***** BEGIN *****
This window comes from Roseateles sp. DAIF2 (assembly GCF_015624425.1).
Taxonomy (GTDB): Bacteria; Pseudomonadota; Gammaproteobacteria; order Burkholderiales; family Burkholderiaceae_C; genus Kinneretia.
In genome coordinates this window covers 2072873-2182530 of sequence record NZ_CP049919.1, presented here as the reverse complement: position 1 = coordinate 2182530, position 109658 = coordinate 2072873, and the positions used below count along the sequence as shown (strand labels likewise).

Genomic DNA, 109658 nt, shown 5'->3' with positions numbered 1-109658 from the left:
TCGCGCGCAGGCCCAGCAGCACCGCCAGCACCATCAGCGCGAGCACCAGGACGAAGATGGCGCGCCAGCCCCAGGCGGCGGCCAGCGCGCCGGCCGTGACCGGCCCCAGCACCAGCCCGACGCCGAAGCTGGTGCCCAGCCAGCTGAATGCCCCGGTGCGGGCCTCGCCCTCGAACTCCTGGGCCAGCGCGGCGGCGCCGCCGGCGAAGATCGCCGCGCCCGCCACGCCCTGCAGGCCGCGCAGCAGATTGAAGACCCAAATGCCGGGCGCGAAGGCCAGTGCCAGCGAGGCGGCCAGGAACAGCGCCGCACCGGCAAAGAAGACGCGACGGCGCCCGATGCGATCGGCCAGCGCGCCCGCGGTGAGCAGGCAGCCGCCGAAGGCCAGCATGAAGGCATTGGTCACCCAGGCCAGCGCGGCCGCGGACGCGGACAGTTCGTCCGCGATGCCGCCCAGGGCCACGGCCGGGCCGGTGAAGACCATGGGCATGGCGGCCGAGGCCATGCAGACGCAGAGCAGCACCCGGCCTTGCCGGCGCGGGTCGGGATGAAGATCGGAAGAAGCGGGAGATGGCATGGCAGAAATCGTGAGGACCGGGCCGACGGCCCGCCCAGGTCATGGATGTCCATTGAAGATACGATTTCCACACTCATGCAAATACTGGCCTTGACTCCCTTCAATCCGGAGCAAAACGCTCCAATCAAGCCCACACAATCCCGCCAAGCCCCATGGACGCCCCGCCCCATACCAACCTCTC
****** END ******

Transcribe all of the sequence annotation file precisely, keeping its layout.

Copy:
This window comes from Roseateles sp. DAIF2 (assembly GCF_015624425.1).
Taxonomy (GTDB): Bacteria; Pseudomonadota; Gammaproteobacteria; order Burkholderiales; family Burkholderiaceae_C; genus Kinneretia.
In genome coordinates this window covers 2072873-2182530 of sequence record NZ_CP049919.1, presented here as the reverse complement: position 1 = coordinate 2182530, position 109658 = coordinate 2072873, and the positions used below count along the sequence as shown (strand labels likewise).

Genomic DNA, 109658 nt, shown 5'->3' with positions numbered 1-109658 from the left:
TCGCGCGCAGGCCCAGCAGCACCGCCAGCACCATCAGCGCGAGCACCAGGACGAAGATGGCGCGCCAGCCCCAGGCGGCGGCCAGCGCGCCGGCCGTGACCGGCCCCAGCACCAGCCCGACGCCGAAGCTGGTGCCCAGCCAGCTGAATGCCCCGGTGCGGGCCTCGCCCTCGAACTCCTGGGCCAGCGCGGCGGCGCCGCCGGCGAAGATCGCCGCGCCCGCCACGCCCTGCAGGCCGCGCAGCAGATTGAAGACCCAAATGCCGGGCGCGAAGGCCAGTGCCAGCGAGGCGGCCAGGAACAGCGCCGCACCGGCAAAGAAGACGCGACGGCGCCCGATGCGATCGGCCAGCGCGCCCGCGGTGAGCAGGCAGCCGCCGAAGGCCAGCATGAAGGCATTGGTCACCCAGGCCAGCGCGGCCGCGGACGCGGACAGTTCGTCCGCGATGCCGCCCAGGGCCACGGCCGGGCCGGTGAAGACCATGGGCATGGCGGCCGAGGCCATGCAGACGCAGAGCAGCACCCGGCCTTGCCGGCGCGGGTCGGGATGAAGATCGGAAGAAGCGGGAGATGGCATGGCAGAAATCGTGAGGACCGGGCCGACGGCCCGCCCAGGTCATGGATGTCCATTGAAGATACGATTTCCACACTCATGCAAATACTGGCCTTGACTCCCTTCAATCCGGAGCAAAACGCTCCAATCAAGCCCACACAATCCCGCCAAGCCCCATGGACGCCCCGCCCCATACCAACCTCTC